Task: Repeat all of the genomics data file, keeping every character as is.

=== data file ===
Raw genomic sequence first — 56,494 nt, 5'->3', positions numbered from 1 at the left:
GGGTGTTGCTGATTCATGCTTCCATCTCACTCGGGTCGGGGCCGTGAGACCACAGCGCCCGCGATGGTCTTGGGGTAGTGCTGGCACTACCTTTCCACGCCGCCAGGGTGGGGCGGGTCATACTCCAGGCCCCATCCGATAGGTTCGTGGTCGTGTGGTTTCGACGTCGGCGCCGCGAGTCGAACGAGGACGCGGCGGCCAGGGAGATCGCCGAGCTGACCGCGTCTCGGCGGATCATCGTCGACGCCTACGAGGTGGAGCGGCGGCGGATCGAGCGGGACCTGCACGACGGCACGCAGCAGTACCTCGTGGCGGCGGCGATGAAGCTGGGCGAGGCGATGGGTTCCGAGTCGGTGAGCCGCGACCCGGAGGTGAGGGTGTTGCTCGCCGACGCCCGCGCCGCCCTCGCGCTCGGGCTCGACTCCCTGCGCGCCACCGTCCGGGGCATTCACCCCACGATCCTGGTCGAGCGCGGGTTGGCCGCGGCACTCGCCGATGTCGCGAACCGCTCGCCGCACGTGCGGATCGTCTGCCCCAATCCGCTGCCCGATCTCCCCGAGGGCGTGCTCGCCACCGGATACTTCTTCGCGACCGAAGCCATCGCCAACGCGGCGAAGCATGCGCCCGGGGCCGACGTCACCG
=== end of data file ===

Raw genomic sequence first — 56,494 nt, 5'->3', positions numbered from 1 at the left:
GGGTGTTGCTGATTCATGCTTCCATCTCACTCGGGTCGGGGCCGTGAGACCACAGCGCCCGCGATGGTCTTGGGGTAGTGCTGGCACTACCTTTCCACGCCGCCAGGGTGGGGCGGGTCATACTCCAGGCCCCATCCGATAGGTTCGTGGTCGTGTGGTTTCGACGTCGGCGCCGCGAGTCGAACGAGGACGCGGCGGCCAGGGAGATCGCCGAGCTGACCGCGTCTCGGCGGATCATCGTCGACGCCTACGAGGTGGAGCGGCGGCGGATCGAGCGGGACCTGCACGACGGCACGCAGCAGTACCTCGTGGCGGCGGCGATGAAGCTGGGCGAGGCGATGGGTTCCGAGTCGGTGAGCCGCGACCCGGAGGTGAGGGTGTTGCTCGCCGACGCCCGCGCCGCCCTCGCGCTCGGGCTCGACTCCCTGCGCGCCACCGTCCGGGGCATTCACCCCACGATCCTGGTCGAGCGCGGGTTGGCCGCGGCACTCGCCGATGTCGCGAACCGCTCGCCGCACGTGCGGATCGTCTGCCCCAATCCGCTGCCCGATCTCCCCGAGGGCGTGCTCGCCACCGGATACTTCTTCGCGACCGAAGCCATCGCCAACGCGGCGAAGCATGCGCCCGGGGCCGACGTCACCG